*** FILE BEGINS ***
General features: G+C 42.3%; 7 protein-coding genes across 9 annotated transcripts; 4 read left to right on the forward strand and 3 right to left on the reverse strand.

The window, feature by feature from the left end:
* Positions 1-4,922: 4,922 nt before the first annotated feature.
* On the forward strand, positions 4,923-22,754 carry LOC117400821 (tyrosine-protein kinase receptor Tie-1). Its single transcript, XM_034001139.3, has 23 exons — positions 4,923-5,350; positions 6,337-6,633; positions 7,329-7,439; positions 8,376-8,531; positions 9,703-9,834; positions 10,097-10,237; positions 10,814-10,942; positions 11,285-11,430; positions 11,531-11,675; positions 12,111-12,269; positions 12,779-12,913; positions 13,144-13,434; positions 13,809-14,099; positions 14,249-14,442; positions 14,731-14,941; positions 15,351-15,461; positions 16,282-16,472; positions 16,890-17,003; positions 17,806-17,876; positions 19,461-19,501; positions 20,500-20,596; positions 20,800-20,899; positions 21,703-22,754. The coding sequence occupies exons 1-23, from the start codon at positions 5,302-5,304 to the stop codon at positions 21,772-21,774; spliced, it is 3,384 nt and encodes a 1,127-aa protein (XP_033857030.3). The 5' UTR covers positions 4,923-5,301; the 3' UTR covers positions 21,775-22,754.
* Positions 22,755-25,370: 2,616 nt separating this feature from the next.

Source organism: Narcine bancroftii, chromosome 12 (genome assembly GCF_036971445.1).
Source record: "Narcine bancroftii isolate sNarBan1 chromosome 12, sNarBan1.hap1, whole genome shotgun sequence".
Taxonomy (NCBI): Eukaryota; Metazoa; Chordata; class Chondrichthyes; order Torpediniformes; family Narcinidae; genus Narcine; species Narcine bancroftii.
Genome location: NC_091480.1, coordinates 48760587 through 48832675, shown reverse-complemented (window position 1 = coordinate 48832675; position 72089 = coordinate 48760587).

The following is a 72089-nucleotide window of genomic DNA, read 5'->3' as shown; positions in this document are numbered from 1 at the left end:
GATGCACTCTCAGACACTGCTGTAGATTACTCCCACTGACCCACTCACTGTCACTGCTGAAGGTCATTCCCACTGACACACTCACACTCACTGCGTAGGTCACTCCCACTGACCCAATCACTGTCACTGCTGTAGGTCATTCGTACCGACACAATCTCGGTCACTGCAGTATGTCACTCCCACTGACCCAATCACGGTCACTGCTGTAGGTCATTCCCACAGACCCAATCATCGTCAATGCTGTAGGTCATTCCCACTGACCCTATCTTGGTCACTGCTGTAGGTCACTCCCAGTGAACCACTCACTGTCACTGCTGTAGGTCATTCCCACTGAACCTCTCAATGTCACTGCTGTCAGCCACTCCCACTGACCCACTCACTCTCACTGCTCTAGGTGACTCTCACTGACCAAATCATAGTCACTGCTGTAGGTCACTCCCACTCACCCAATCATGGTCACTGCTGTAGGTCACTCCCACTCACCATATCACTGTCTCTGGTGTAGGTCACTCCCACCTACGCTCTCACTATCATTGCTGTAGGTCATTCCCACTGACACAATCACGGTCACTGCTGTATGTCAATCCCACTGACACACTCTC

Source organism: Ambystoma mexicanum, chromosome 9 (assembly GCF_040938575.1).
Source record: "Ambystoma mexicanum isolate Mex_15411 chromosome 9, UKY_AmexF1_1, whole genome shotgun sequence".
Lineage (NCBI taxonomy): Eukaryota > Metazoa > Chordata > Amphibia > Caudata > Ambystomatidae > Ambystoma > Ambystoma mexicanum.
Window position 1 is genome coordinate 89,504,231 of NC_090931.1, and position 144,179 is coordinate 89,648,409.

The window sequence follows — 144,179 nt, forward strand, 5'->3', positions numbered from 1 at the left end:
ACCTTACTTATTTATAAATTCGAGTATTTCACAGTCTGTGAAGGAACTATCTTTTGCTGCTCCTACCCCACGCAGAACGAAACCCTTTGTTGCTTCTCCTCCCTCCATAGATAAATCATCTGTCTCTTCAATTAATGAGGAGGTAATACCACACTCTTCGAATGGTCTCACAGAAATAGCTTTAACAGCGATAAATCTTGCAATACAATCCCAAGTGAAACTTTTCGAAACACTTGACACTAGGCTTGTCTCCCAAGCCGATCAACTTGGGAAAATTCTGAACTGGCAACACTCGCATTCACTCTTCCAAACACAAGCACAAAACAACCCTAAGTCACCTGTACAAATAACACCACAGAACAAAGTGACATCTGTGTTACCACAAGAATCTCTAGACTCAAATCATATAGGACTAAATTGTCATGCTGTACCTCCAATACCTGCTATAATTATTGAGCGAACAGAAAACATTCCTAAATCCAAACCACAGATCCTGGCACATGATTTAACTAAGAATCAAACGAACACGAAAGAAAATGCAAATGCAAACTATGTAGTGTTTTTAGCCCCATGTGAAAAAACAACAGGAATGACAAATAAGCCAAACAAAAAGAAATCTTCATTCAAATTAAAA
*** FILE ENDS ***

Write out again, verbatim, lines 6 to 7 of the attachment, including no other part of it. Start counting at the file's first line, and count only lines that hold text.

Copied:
Source organism: Narcine bancroftii, chromosome 12 (genome assembly GCF_036971445.1).
Source record: "Narcine bancroftii isolate sNarBan1 chromosome 12, sNarBan1.hap1, whole genome shotgun sequence".